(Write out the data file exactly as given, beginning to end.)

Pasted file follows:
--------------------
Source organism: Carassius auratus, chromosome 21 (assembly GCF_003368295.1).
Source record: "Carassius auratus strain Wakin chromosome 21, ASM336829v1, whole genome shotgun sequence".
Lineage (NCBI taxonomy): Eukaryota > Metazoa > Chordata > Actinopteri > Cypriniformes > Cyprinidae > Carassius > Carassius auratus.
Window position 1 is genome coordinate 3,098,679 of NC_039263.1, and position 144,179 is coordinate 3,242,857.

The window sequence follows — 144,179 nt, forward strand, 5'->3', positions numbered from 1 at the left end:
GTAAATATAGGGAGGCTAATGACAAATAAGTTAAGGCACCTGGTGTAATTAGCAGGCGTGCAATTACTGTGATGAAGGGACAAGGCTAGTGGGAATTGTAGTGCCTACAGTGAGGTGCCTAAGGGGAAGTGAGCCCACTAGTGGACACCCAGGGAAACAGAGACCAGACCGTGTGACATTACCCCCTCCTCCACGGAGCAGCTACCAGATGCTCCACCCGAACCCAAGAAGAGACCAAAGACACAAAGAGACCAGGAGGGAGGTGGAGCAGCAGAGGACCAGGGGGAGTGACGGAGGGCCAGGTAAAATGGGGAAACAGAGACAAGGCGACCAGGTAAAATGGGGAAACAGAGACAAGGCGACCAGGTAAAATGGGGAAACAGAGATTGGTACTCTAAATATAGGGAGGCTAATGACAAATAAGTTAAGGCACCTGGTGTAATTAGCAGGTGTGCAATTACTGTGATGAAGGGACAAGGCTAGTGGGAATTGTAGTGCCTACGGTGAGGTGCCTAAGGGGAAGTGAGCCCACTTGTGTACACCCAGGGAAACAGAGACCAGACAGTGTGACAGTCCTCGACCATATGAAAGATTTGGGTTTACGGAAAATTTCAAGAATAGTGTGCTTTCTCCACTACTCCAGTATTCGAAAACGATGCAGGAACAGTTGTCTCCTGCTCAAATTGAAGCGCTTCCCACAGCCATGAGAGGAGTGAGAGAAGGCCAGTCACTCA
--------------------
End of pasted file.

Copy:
Source organism: Carassius auratus, chromosome 21 (assembly GCF_003368295.1).
Source record: "Carassius auratus strain Wakin chromosome 21, ASM336829v1, whole genome shotgun sequence".
Lineage (NCBI taxonomy): Eukaryota > Metazoa > Chordata > Actinopteri > Cypriniformes > Cyprinidae > Carassius > Carassius auratus.
Window position 1 is genome coordinate 3,098,679 of NC_039263.1, and position 144,179 is coordinate 3,242,857.

The window sequence follows — 144,179 nt, forward strand, 5'->3', positions numbered from 1 at the left end:
GTAAATATAGGGAGGCTAATGACAAATAAGTTAAGGCACCTGGTGTAATTAGCAGGCGTGCAATTACTGTGATGAAGGGACAAGGCTAGTGGGAATTGTAGTGCCTACAGTGAGGTGCCTAAGGGGAAGTGAGCCCACTAGTGGACACCCAGGGAAACAGAGACCAGACCGTGTGACATTACCCCCTCCTCCACGGAGCAGCTACCAGATGCTCCACCCGAACCCAAGAAGAGACCAAAGACACAAAGAGACCAGGAGGGAGGTGGAGCAGCAGAGGACCAGGGGGAGTGACGGAGGGCCAGGTAAAATGGGGAAACAGAGACAAGGCGACCAGGTAAAATGGGGAAACAGAGACAAGGCGACCAGGTAAAATGGGGAAACAGAGATTGGTACTCTAAATATAGGGAGGCTAATGACAAATAAGTTAAGGCACCTGGTGTAATTAGCAGGTGTGCAATTACTGTGATGAAGGGACAAGGCTAGTGGGAATTGTAGTGCCTACGGTGAGGTGCCTAAGGGGAAGTGAGCCCACTTGTGTACACCCAGGGAAACAGAGACCAGACAGTGTGACAGTCCTCGACCATATGAAAGATTTGGGTTTACGGAAAATTTCAAGAATAGTGTGCTTTCTCCACTACTCCAGTATTCGAAAACGATGCAGGAACAGTTGTCTCCTGCTCAAATTGAAGCGCTTCCCACAGCCATGAGAGGAGTGAGAGAAGGCCAGTCACTCA